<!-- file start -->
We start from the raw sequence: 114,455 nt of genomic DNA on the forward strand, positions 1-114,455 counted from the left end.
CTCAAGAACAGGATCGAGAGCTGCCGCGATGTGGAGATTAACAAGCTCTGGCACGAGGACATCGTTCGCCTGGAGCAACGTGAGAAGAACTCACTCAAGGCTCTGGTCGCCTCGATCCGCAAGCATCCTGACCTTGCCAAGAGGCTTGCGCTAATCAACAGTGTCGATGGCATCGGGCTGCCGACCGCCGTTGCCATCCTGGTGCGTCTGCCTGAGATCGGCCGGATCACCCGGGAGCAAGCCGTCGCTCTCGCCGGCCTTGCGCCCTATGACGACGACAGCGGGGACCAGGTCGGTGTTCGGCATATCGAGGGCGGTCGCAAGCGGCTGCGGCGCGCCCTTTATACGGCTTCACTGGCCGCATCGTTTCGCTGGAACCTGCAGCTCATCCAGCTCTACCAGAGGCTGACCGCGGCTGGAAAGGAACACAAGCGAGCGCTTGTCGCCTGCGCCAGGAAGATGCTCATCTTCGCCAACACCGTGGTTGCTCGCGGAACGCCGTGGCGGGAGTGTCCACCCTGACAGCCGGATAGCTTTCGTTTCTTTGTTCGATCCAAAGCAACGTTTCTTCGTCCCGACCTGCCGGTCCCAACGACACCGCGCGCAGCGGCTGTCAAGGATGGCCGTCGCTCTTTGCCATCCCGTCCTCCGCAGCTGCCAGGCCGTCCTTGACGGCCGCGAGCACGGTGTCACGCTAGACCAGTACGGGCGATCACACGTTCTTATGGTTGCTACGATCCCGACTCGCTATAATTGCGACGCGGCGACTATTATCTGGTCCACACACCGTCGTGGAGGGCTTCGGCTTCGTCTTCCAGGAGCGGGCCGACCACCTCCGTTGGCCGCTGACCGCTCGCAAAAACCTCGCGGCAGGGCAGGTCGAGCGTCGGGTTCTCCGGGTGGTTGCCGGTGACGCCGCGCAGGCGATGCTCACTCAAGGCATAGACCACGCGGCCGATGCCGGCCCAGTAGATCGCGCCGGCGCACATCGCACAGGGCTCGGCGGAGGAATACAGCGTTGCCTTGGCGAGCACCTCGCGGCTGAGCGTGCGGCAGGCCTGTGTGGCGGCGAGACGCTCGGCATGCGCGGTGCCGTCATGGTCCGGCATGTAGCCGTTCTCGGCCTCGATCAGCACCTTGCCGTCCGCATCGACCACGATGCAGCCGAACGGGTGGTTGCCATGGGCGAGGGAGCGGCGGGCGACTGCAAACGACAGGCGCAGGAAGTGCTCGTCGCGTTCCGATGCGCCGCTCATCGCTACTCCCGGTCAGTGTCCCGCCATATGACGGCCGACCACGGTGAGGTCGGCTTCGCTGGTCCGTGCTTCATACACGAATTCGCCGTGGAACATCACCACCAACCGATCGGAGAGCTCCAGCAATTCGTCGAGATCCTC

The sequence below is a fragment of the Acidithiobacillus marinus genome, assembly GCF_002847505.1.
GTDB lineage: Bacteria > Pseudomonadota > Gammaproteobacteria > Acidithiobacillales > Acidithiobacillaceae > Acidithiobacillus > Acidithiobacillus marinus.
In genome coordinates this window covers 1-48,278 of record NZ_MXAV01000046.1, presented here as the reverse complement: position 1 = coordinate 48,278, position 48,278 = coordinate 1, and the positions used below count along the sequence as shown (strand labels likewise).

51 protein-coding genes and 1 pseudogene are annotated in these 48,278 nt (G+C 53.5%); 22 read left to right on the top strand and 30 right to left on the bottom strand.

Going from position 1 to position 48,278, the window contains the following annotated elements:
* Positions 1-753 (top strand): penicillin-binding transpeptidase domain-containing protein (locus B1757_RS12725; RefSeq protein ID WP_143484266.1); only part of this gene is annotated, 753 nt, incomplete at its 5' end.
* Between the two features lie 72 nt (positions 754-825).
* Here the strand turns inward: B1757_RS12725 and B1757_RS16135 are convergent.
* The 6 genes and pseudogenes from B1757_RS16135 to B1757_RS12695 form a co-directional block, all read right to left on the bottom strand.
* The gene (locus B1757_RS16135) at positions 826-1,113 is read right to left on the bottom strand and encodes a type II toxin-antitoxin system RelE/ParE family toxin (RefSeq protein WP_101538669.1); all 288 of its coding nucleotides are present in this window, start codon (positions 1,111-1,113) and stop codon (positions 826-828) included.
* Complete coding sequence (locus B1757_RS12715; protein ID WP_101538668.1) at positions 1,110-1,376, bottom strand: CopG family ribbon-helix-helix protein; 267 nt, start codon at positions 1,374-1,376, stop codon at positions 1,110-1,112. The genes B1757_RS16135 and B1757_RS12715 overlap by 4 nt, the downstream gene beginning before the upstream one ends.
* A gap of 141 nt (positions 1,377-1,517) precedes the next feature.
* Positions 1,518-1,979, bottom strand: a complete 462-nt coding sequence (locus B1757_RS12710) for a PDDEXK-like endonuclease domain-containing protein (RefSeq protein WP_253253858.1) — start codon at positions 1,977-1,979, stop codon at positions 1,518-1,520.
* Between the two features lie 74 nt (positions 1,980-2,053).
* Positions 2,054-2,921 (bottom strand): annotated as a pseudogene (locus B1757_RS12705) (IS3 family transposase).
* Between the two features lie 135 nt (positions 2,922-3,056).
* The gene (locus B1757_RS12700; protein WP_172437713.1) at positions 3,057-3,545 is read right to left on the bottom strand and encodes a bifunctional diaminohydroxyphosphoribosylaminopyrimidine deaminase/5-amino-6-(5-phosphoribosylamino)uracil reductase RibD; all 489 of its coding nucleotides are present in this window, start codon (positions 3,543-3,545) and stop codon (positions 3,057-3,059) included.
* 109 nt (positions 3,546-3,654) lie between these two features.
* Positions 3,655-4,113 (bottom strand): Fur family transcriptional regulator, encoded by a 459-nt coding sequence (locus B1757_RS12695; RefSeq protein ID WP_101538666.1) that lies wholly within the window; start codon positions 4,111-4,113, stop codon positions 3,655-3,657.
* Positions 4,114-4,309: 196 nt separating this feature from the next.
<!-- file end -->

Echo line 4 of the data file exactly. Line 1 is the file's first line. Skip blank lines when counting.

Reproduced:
GTDB lineage: Bacteria > Pseudomonadota > Gammaproteobacteria > Acidithiobacillales > Acidithiobacillaceae > Acidithiobacillus > Acidithiobacillus marinus.